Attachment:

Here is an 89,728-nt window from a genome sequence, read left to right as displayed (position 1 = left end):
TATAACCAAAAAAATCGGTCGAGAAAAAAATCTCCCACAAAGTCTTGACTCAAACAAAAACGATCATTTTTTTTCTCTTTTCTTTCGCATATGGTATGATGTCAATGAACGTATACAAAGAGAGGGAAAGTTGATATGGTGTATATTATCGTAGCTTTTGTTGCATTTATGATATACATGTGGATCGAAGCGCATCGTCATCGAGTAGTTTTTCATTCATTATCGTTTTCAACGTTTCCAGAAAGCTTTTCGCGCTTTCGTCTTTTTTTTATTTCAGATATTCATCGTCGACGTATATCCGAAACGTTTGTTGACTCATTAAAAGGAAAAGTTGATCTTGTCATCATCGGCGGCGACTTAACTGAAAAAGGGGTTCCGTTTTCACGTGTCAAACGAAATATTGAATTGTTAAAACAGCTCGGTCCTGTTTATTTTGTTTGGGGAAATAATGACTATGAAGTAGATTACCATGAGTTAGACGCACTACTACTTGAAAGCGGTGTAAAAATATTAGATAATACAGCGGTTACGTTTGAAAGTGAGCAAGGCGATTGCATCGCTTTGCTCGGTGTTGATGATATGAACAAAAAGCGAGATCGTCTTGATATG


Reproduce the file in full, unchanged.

Here is an 89,728-nt window from a genome sequence, read left to right as displayed (position 1 = left end):
TATAACCAAAAAAATCGGTCGAGAAAAAAATCTCCCACAAAGTCTTGACTCAAACAAAAACGATCATTTTTTTTCTCTTTTCTTTCGCATATGGTATGATGTCAATGAACGTATACAAAGAGAGGGAAAGTTGATATGGTGTATATTATCGTAGCTTTTGTTGCATTTATGATATACATGTGGATCGAAGCGCATCGTCATCGAGTAGTTTTTCATTCATTATCGTTTTCAACGTTTCCAGAAAGCTTTTCGCGCTTTCGTCTTTTTTTTATTTCAGATATTCATCGTCGACGTATATCCGAAACGTTTGTTGACTCATTAAAAGGAAAAGTTGATCTTGTCATCATCGGCGGCGACTTAACTGAAAAAGGGGTTCCGTTTTCACGTGTCAAACGAAATATTGAATTGTTAAAACAGCTCGGTCCTGTTTATTTTGTTTGGGGAAATAATGACTATGAAGTAGATTACCATGAGTTAGACGCACTACTACTTGAAAGCGGTGTAAAAATATTAGATAATACAGCGGTTACGTTTGAAAGTGAGCAAGGCGATTGCATCGCTTTGCTCGGTGTTGATGATATGAACAAAAAGCGAGATCGTCTTGATATG